A $50m bushfire recovery fund for the forestry industry has been welcomed by Allied Natural Wood Exports chairman Mal McComb who said the Eden chip mill faced some big infrastructure costs following the bushfires.
The fund which is split between about $40m for infrastructure and $10m for storage of recovered logs from bushfire areas, was part of a $86m fund which also applies to bushfire affected apple and wine industries, the Prime Minister Scott Morrison announced.
Speaking at the Eden chip mill, Mr Morrison said some 600 jobs in Eden depended on the mill.
"If we'd lost the mill, we would have lost the community," Mr Morrison said.
"You've got to plan and put the investment in for the future to make sure those jobs are not just here in the next 12 months, but here in the next five years and 10 years and chatting to those who are working here today, they've been here, some of them, for up to 50 years, some from as little a few months here on contract. And it's so important that we put those investments into these businesses, to these industries that are so critical in these regional parts of the country, " Mr Morrison said.
Mill owners will be able to "apply for a grant of between $1-5m to invest in the infrastructure that they will need to rebuild or to enhance the productivity and the sustainability of this mill," Agriculture, Drought and Emergency Management Minister David Littleproud said.
The $10m fund will create storage capacity for timber that has been damaged in the fires, but can still be used.
Minister Littleproud said it was about getting the resource "that's sitting out on the ground out there that's burnt and being able to do something with it rather than let it sit on the ground and waste away".
Both infrastructure replacement and storage are issues that the Australian Forests Products Association has flagged in a brochure produced for the Eden-Monaro by-election.
The association said that Eden-Monaro forests products industries provide around $2bn of economic activity annually and employ more than 5000 people - 2168 directly and 2981 indirectly (for example through logging contractors).
"Up to 40 per cent of softwood plantations in the South West slopes and Bombala regions of NSW were fire affected creating immediate and long-term challenges for the softwood industry," the association said.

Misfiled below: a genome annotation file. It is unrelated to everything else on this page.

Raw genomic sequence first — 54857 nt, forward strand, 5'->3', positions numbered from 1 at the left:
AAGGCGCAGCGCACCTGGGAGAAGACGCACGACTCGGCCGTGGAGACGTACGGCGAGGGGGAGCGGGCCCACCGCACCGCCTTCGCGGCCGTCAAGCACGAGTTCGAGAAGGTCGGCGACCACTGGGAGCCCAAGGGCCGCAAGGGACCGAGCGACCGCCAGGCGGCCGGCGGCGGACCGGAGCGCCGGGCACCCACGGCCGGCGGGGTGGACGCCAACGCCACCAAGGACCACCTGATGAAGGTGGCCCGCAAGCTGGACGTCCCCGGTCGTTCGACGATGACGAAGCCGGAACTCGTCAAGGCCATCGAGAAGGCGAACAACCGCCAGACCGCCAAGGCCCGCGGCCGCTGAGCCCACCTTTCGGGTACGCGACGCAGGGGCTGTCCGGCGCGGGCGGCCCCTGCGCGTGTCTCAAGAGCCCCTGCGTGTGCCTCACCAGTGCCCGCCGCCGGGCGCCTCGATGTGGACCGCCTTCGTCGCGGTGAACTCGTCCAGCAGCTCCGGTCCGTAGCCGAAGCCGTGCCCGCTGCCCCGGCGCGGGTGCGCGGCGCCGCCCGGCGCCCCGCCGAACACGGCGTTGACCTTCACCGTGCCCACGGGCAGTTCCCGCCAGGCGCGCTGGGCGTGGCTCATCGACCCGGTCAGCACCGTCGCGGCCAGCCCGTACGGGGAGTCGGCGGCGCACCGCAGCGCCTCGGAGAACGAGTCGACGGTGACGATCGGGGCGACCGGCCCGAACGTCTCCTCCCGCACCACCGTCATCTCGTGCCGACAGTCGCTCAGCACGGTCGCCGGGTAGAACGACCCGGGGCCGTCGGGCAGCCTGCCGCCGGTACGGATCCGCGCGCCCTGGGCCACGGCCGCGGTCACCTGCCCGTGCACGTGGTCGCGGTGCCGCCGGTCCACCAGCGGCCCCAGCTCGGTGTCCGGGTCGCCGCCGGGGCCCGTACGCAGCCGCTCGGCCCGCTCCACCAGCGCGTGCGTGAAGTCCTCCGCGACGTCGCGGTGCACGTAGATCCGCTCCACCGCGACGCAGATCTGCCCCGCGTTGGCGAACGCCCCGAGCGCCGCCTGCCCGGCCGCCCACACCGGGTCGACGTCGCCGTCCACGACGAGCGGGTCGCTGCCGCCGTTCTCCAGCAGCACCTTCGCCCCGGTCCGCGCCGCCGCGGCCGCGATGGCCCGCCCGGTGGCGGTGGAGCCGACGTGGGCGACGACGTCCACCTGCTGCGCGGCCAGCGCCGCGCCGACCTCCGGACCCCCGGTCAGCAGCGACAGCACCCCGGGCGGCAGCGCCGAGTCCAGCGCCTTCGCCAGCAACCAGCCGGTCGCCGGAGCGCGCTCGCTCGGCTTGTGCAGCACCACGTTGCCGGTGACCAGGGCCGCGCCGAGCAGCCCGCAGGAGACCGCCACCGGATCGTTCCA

Members have called for financial support for transporting logs to mills, something which was provided through the federal government's $15m Forestry Transport Assistance program and grants for retooling and upgrading processing facilities, which was announced by the Prime Minister on Tuesday, June 23 at the Eden chip mill. They have also called for the establishment of a NSW South Coast Regional Forest Industries Hub, something Minister Littleproud said was currently being considered.
"We're working with the forestry industry to make sure that they (hubs) are located in areas that will make sure that we have a sustainable industry in the future. There's money set aside, the job is getting done," the Minister said.
"We are going to be a billion trees short by 2030. We've just seen the decimation of a large stockpile of that and we need to make sure that we invest," Minister Littleproud said.
The Eden chip mill is facing all of these challenges including the replacement of infrastructure. Four years ago the chip mill wharf was seriously damaged during an east coast low and now with significant fire damage, the cost is greater than than the insurance cap, Mr McComb explained.
Part of the electric wiring burnt at the mill but the company has to replace the entire system to bring it in line with latest standards. He also wants to ensure that if they lose electricity supply again they have a suitable generator at the site so that water can be pumped, something they were not able to do in January.
Although parts and new equipment had to be brought in Mr McComb said the work is going to local companies, Acora and Michelin.
There is also the conveyor belt which although now running, had all of its paint burnt off in the bushfires, exposing the structure to rust and in need of replacement in three to four years, Mr McComb said.
"We're going to be back to 100 per cent capacity by the end of this week, we just won't be doing it as efficiently," Mr McComb said.
The mill is in a race against time to process the fire affected pine logs before they become unusable.
"We've only got about 12-18 months; we've swamped the local mills with as much as they can take. We're going to be harvesting burnt trees at 10 times the speed of the usual cycle," he said.
About 50 per cent of the company's own plantations have been affected. They are also using the 40,000 tonnes of logs which were on site but didn't burn.
However when this work is finished supply challenges remain for the long-term future of the industry.
Mr McComb says the industry doesn't know what will happen in Victoria after Victorian Premier Daniel Andrews announcement in November 2019, of a transition plan away from native forests.
He said the industry couldn't see where Victoria was going, it was "unclear" and in the long-term Victoria "was needed".